Vet4 injected the masses again as a temporary fix, until we could make some decisions.  The ultrasound showed that the masses were the exact same as they were in the first ultrasound- they hadn’t increased or decreased in size.

Later that evening, Vet4 and I had a lengthy conversation about where to go from here.

We discussed the options again, at length.  We could do an MRI to gain more insight into what is happening with that leg, go in with an Arthroscope and clean it out, or look into Stem Cell Therapy.

Well, I wasn’t comfortable putting Chance under anesthesia…he was too old and too frail.  Plus, he could break a leg or a hip going down.  So, that ruled out the MRI (unless I could find a standing one) and the surgery.  The Stem Cells would run about $3000.00, plus he would need to goto the hospital to have the procedure done.

I took the night to think it over, and stayed up until sunrise reading as much as I could on leg issues, the different options vet4 and I had discussed, and other potential causes.

That next morning, I received a call that Chance was worse.  Vet4 was out of town due to an emergency, so I called Vet3.  She got out to the farm immediately.

Vet3 gave Chance Surpass topical to put on the leg, Banamine, Ulcer Guard, and continued with the Prevacox to keep him comfortable.

I asked her what she thought about the options- she felt, as I did, the surgery wasn’t a good idea and that an MRI should only be done without sedation.

I called Vet4 and we spoke about the current situation.  What else is going on? He suggested changing the course and trying different diagnostics.  He explained that TSMs (Tendon Sheath Masses) can cause swelling and pain, but they are usually relieved by the injections.  The ultrasounds showed that his suspensory tendon and ligaments looked good.  Could this be an infection? Soft tissue damage? A bone issue?

I asked him if he felt moving forward with more tests was a bad thing…was I being cruel keeping Chance alive like this?  Something that had been weighing on me from the start.  And what Vet4 said, empowered me to continue down the path I initially felt in my gut to be the right decision.  He said, “I am not the kind of person to ever give up on someone or something.” I asked if we were able to manage his pain adequately and make sure he was comfortable and he said, yes.  He advised me to “make a decision based on the horse” and “not to listen to the opinions of everyone else”.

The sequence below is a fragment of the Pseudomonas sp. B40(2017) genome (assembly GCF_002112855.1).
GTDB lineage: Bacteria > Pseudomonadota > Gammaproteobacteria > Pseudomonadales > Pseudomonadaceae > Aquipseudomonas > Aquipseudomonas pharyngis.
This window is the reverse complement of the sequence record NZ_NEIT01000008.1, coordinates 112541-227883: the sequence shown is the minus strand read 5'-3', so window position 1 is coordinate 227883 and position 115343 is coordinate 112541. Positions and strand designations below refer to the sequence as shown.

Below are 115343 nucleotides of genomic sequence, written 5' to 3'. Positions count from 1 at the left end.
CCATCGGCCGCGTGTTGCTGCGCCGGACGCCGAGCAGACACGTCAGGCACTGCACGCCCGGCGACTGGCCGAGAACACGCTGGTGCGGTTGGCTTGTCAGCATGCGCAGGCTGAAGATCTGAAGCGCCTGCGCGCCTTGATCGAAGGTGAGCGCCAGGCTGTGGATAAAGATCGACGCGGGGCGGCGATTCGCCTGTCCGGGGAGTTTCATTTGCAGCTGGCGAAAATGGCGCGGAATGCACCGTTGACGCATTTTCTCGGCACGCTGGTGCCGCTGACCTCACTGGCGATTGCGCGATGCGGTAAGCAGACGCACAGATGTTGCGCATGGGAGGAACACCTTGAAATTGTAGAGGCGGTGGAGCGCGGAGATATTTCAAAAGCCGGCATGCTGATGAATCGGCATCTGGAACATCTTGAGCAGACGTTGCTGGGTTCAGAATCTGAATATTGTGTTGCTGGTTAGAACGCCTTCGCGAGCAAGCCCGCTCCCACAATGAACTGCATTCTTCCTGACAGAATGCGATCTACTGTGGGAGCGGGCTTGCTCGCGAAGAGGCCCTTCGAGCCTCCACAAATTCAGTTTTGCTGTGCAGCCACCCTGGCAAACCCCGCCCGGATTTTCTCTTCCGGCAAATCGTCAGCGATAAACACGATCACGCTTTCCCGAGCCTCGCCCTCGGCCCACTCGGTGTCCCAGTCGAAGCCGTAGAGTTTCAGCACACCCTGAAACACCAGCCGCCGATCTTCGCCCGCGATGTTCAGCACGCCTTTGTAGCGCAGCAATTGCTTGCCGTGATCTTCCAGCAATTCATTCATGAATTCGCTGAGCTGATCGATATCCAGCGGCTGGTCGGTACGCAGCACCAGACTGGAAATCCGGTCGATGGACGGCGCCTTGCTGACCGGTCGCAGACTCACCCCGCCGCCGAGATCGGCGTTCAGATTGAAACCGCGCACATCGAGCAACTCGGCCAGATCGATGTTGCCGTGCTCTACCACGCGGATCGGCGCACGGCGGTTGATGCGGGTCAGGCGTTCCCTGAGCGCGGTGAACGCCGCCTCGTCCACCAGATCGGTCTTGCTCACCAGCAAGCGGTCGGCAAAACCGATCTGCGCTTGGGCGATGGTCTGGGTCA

The next day, I cleared my schedule, and headed to the farm.

 

Coming Home to Love & Peace

Chance was able to come home a week later.  Sam & John went to pick him up at the hospital. However, upon arriving, they soon found out that Chance did not want to get on the trailer.  Sam later told me that one of my sweatshirts was in the truck, so she brought it out and let him smell it- he finally loaded.

I got his stall ready- tons of fresh shavings, hay, a new water bucket…

The moment he got off of the trailer he was shaking!  I gave him a warm bath and let him out in a small, flat paddock so he could be in the sunshine.

This is what happened when I let him out!  He did something he had not been capable of doing for months and months, if not longer.

Answers

Vet4 came out immediately.  I was beyond grateful!

He did an ultrasound of the back right leg and called me.  He found that Chance has Chronic Cellulitis and that there was Vascular constriction, and masses on the tendon sheath between the superficial and deep tendon sheaths.  The Doppler showed good blood flow and a thickening of the synovial lining. Hoof testers- Negative

We spoke about my opinions- MRI, Arthroscopic surgery, Regional Diffusion, Cold Compression Therapy, Nerve Block Injections, Steroid Injections

We decided  to try the Steroid Injections into the 3 Synovial masses to hopefully reduce the size and thickening.  Thus allowing us to see behind the masses to see what is actually happening.

Injections were into the Proximal Digital Flexor Tendon Sheath with 6mg Betamethasone and d100mg of Amikacon. Leg was covered with SSD and DMSO and bandaged.

Once injected, cold compression therapy for about 5 days twice a day and stall rest. Banamine daily.

The Guessing Game

IMG_7563The month passed by slowly….I kept hitting a brick wall over and over again…with each diagnostic test we ran.

Vet2: This was Chance’s vet for many years and where Chance lived the summer I moved home.  Vet1 was used because of connivence and due to being the vet of the owner of the farm.   I called Vet2, desperate, and she came out to see him.  Vet2 had always been amazing with Chance- kind, calm, and seems to act on intuition in conjunction with science.  She ran a CBC, tested for Cushings, Lymes, an did x-rays on the back right leg.

RESULTS:

* Metabolic Syndrome- Cornell

GLUCOSE: 10mg/dl

LIPEMIA: 8mg/dl

HEMOLYSIS: 1mg/dl

ICTERUS: 2mg/dl

*Endocrinology

ACTH endo 21.4 pg/ml

INSULIN 15.22 uIU/ml

THYROXINE T4 baseline 0.77 ug/dl

*Lyme Mitpix- Cornel

OspA Value 1253- Equivocal

OspC Value 79- Negative

OspF Value 592- Negative

Temp: 99.1, HR: 42, RR: 12, No murmur

Received Potomac Rabies and Stanozanol 4ml 7 vit B12

The X-rays of his back right showed nothing that could cause his flare-ups.  While his thyroid was a bit low, it was not clinically significant.  He was negative for Lymes and Cushings.  Next step, aside from pain management, is to call Vet3- the holistic approach.

Horse's Leg

Tendon Injury Handbook

The Call